It’s to the point that I wished I had paid more attention to the instructions which the hospital gave me about exercising to get in better shape. They sell this approach on the promise that recovery will go much better if you follow their instructions.

 The truth is I have done what they told me. Kind of. It’s not my fault that those “daily” exercises I have faithfully completed are supposed to be done three times a day. Wow! I had better get going!

 Of course, both you and I know what’s wrong with this approach. It’s like the person who plays golf 3 or 4 times a year and really wants to play well at the company outing next week. The best she can do now is to get to the driving range an hour or so before tee time to get her swing down. It’s not going to work. I wonder if I am destined for a similar fate?

I have now made a firm commitment to doing those exercises at least three times a day and even more if my joints can take it.

 At this point, my instincts are to keep on writing about what’s on my mind. But to do so without focusing on the reader is a major violation of what is said about some of the best advice I have received about writing: “Always write with your audience in mind.”

 As such, I now share with you some of my upcoming topics. I am writing about these things from your viewpoint; i.e., that of the patient, which is what I am! Here is what I am thinking about:

 Why I want to be the first operation of the day.

Is it true that some on the surgeon’s team members have the wrong title?

My care-giver at home also needs care. (Are you in this position?)

Pain control!

How long do I have to stay?

Will my newly acquired mobility post-surgery be as successful as I hope?

How will my life change?

Be sure to learn more about Bill on his website www.collegetocareercatalyst.com and on his author page here at www.danielwetta.com/

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Take My Hip-Please! Day 2

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Guest Blogger Bill Holland’s Sharing of His Hip Replacement Journey

My friend and colleague Bill Holland, author, entrepreneur and consultant, is very soon having a hip replacement surgery. Bill came up with the excellent idea of doing a daily blog just before and after his surgery to deal with his feelings and to help others contemplating similar complicated procedures. They are life changing and certainly anxiety provoking. I have read the first few of his posts and think they are excellent and will share them here. So, here is Bill’s second post, and in the words of Bill:
 TAKE MY HIP—PLEASE!
A decision on replacing the left side of my ass
#hipreplacement

DAY TWO

 Surgical Attendant immediately before surgery: “Now Mr. Holland, which hip are you having replaced?”

Me: “The right one.”

That’s the way it was several years ago when I had my right hip replaced. But once the general public became aware of the almost daily incidences of operational errors ranging from amputating the wrong limb to performing double mastectomies on the wrong women (and worse), extra precautions have been added to make sure the correct operation is performed on the right person.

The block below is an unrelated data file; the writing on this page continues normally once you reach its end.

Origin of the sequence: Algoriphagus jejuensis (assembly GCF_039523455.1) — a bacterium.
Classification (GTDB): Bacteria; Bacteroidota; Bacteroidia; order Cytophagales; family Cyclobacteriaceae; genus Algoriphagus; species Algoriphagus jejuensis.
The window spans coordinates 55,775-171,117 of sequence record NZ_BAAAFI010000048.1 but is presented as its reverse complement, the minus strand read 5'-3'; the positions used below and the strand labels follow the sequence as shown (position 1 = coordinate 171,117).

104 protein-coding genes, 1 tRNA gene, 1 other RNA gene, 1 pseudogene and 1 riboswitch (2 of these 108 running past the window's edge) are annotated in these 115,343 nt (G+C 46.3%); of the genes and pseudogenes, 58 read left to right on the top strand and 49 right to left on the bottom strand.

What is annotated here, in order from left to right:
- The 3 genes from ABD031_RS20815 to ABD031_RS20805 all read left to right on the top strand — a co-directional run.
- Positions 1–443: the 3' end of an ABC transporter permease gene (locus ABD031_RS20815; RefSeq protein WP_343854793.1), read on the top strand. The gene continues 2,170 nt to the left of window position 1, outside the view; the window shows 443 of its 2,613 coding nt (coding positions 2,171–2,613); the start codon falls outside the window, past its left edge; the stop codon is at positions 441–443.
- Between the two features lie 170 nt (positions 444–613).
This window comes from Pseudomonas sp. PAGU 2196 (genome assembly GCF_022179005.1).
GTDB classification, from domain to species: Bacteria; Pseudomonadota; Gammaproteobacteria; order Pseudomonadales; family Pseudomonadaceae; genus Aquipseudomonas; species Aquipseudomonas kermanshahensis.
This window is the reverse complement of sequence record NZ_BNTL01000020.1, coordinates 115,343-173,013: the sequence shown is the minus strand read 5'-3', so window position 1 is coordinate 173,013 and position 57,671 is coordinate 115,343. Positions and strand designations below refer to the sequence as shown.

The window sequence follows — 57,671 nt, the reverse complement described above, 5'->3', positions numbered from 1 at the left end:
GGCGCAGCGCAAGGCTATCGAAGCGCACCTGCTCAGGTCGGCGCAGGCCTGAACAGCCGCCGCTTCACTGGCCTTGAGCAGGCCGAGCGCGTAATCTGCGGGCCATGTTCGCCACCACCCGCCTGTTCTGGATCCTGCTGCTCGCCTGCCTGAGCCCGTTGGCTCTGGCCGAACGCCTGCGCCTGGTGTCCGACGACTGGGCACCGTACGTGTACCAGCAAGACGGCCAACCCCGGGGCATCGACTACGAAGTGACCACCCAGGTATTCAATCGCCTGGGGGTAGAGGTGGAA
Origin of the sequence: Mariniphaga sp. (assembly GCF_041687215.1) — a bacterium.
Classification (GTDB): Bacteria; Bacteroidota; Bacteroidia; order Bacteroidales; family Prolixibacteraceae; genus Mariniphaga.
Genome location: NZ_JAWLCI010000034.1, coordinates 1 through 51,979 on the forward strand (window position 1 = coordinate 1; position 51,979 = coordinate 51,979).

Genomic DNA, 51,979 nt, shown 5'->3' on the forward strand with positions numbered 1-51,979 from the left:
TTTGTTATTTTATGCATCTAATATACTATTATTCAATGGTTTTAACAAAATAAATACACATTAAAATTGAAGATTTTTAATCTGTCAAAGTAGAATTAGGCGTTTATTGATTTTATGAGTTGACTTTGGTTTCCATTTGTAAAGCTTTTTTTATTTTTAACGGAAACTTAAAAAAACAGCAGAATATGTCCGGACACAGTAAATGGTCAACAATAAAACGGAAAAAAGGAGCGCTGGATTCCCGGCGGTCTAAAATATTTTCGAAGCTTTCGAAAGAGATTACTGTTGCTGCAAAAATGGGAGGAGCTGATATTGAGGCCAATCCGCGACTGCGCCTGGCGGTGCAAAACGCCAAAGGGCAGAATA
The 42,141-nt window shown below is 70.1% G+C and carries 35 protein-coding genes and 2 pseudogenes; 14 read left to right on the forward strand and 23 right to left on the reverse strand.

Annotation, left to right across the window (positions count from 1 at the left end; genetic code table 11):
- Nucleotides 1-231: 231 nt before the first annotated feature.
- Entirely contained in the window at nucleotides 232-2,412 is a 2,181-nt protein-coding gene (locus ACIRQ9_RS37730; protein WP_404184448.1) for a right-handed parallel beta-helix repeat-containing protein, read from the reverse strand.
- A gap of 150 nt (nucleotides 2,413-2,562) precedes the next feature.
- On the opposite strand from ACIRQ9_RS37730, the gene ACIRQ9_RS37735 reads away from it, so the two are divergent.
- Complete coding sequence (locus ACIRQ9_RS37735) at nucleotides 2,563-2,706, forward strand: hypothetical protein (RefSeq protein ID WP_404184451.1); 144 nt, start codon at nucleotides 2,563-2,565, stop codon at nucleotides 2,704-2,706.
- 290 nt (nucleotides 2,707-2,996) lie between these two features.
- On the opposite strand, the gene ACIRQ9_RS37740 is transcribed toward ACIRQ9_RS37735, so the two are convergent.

Today, the question about “which hip” is asked and recorded with nearly every pre-surgery encounter. It sticks out like a sore thumb whenever a wrong answer is recorded.

And more things have changed: The chances of surgically related infections have been greatly reduced by having the patient enter the hospital as clean as possible. That means special bathing each day for three days prior to procedure with a sterilizing cleanser and sponge; a change to clean sheets and pajamas each night; and instruction to make sure all hospital staff wear gloves when attending your incision.

If I had to guess, however, the worse patients are the ones who, like myself, have gone through this before. My arrogance started with the boastful admission that my last surgery was a breeze (That’s a lie – just not a big one.) So, I reasoned this time that there was no reason I couldn’t also carry forward with plans to sell our home and move to California!

House 1 at 33 percentThat’s right, a little more than a week before the hip is to be replaced, we are in the midst of showing our house and attending to the many details that putting a house on the market requires. “A stupid move,” you say? Now you tell me! Where were you when I needed advice?

It’s too late now. We will put things on hold for a few weeks while mending takes place.

I share this with you as the rationale for not attending to more immediate matters. For example, I got a call from the hospital today asking me to log into my “online patient program” and pay more attention to some important instructions they were sending. That’s right, each patient and their care-giver are given special, personalized instructions about daily activities associated with the upcoming surgery. The surgical planners know when you are not complying and are quick to follow up.

Though my house has been taken off the market, I wonder if I have waited too long to take this “hip procedure” as seriously as I should. I hope not.

From here on, I am out to redeem myself and have as good a recovery as possible.

I anticipate that my emotions will still race forward and I will continue to describe my fears as “mild anxiety.” But, having let you in on my little secret, you know better. I need to get busy!

That’s all for DAY TWO: More emotions, struggles and decisions coming DAY THREE.

Be sure to learn more about Bill on his website www.collegetocareercatalyst.com and on his author page here at www.danielwetta.com/